The new novel from the Pulitzer Prize-winning author of 'The Stone Diaries'. Larry's Party is about being a man in this part of the twentieth century, when so many supports have been removed, and covers the life of its protagonist, Larry, between the ages of 27 and 47, from 1977 to 1997, and illustrates how men have had to change; it looks at how ...
The new novel from the Pulitzer Prize-winning author of 'The Stone Diaries'. Larry's Party is about being a man in this part of the twentieth century, when so many supports have been removed, and covers the life of its protagonist, Larry, between the ages of 27 and 47, from 1977 to 1997, and illustrates how men have had to change; it looks at how you define masculinity in the post-feminist world. Two strands run through the book: work and goodness. The chapters are at once independent of each other and yet connected, with titles like: Larry's Friends, Larry's Look, Larry's Kid, Larry's Folks, Larry's Love, Larry's Penis, Larry's Speech, Men called Larry, Larry's Alternate, Larry's Party, Larry's Real Life Life, Larry So Far, Old Larry.
This book caused me to reflect on life's various stages and it was well written. Larry"s life was well documented, but that did not pulled my emotions into play. Actually, I was indifferent to his life events. But I stuck with it and was glad for the nice surprise ending.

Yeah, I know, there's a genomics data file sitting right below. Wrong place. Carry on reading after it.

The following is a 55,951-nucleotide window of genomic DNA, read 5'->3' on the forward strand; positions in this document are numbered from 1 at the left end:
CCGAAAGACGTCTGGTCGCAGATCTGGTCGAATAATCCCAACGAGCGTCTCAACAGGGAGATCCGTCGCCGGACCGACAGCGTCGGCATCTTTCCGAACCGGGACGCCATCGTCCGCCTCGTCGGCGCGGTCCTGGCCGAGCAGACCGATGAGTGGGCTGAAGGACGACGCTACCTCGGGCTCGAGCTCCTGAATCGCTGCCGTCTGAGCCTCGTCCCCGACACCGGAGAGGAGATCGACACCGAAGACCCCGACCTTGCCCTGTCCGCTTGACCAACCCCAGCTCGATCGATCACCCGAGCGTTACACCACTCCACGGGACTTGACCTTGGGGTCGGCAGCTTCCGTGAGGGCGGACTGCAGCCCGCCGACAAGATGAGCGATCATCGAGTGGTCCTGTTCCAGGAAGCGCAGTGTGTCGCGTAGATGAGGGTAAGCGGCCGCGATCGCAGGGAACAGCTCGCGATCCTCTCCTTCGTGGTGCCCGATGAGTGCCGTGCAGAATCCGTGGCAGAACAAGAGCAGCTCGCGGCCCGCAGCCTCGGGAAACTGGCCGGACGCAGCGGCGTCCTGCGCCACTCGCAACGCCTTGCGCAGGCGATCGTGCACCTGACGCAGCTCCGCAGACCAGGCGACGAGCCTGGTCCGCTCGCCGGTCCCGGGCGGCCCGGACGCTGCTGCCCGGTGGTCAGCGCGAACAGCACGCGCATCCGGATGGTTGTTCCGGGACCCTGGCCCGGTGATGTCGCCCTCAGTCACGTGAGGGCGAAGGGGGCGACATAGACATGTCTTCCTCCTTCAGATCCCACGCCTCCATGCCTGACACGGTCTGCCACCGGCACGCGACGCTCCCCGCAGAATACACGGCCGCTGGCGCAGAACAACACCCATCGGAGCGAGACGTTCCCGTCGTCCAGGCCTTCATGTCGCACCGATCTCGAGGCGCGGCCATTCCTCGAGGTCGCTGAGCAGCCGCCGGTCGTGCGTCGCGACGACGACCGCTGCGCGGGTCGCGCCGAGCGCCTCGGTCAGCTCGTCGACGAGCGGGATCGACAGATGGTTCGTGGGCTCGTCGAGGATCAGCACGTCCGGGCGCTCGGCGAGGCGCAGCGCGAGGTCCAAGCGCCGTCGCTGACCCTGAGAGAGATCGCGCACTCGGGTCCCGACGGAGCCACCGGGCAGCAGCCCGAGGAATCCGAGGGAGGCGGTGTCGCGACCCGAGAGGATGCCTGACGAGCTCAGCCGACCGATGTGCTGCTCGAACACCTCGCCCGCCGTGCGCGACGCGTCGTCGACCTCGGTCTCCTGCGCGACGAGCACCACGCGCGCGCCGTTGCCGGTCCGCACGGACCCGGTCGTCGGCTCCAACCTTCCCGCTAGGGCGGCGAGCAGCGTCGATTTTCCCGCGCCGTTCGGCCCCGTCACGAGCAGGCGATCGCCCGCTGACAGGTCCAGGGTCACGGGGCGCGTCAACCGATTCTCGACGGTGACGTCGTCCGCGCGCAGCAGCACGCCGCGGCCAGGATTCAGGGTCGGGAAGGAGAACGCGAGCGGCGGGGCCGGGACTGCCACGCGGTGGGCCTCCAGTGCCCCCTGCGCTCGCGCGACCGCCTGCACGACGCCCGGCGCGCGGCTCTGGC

Publishers Weekly, 1997-08-11 A chronicle of one ordinary man's life as he searchesæat first, bumblingly and inarticulatelyæfor happiness and the meaning of existence, this triumphant novel runs in delicious counterpoint to Shields's evocation of Daisy Stone's life in the Pulitzer Prize-winning The Stone Diaries. In following her male protagonist over five decades, Shields observes the changing social conventions, gender roles, vernacular idiosyncracies and moral constructs of the times, interpolating these details into the narrative with subtle wit and an unerring eye for telling details. She also delineates the stages of life as the body ages and the future offers only the "steady decline of limitless possibility," while the mind hopes for the solace of some universal truths. Born in 1950 into a blue-collar household in Winnipeg, Larry Weller becomes a floral designer for want of a better career goal. Aware of his lack of education, awkward and sexually timid (his eventual sexual awakening is both raunchy and funny), Larry is dimly conscious of another aspect of life beyond his parochial horizons. Only during his first honeymoon in England, willfully lost inside the maze at Hampton Court, does he get a glimmer that he might be more than "a man of limited imagination and few choices." When his fascination with shrubby labyrinths becomes a professional career, Larry moves into a wider world (and from Canada to the U.S. and back again) as a financially successful and internationally recognized maze builder. He also endures emotional traumas: the breakup of two marriages, estrangement from his son, midlife crisis and a catastrophic illness. Meanwhile, he is plagued with inchoate longings to understand the dimly perceived relationship between the mazes he constructs and "the undertow of something missing" in his existence. Shields offers snippets of Larry's journey through life in short chapters that often intersect and double backæa turn here, a repetition there. The pathway of her maze becomes clear only at the end, when Larry and his lover give a party to celebrate the coincidence of his two ex-wives arriving in Toronto. Evoked in a brilliant cascade of conversationæin which the central question is "What's it like being a man in the last days of the 20th century?"æthe party provides Larry with epiphanic insight, and the reader with some delightful surprises. The novel glows with Shield's unsentimental optimism and her supple command of a sweetly ironic and graceful prose. Penguin audio; author tour. (Sept.)
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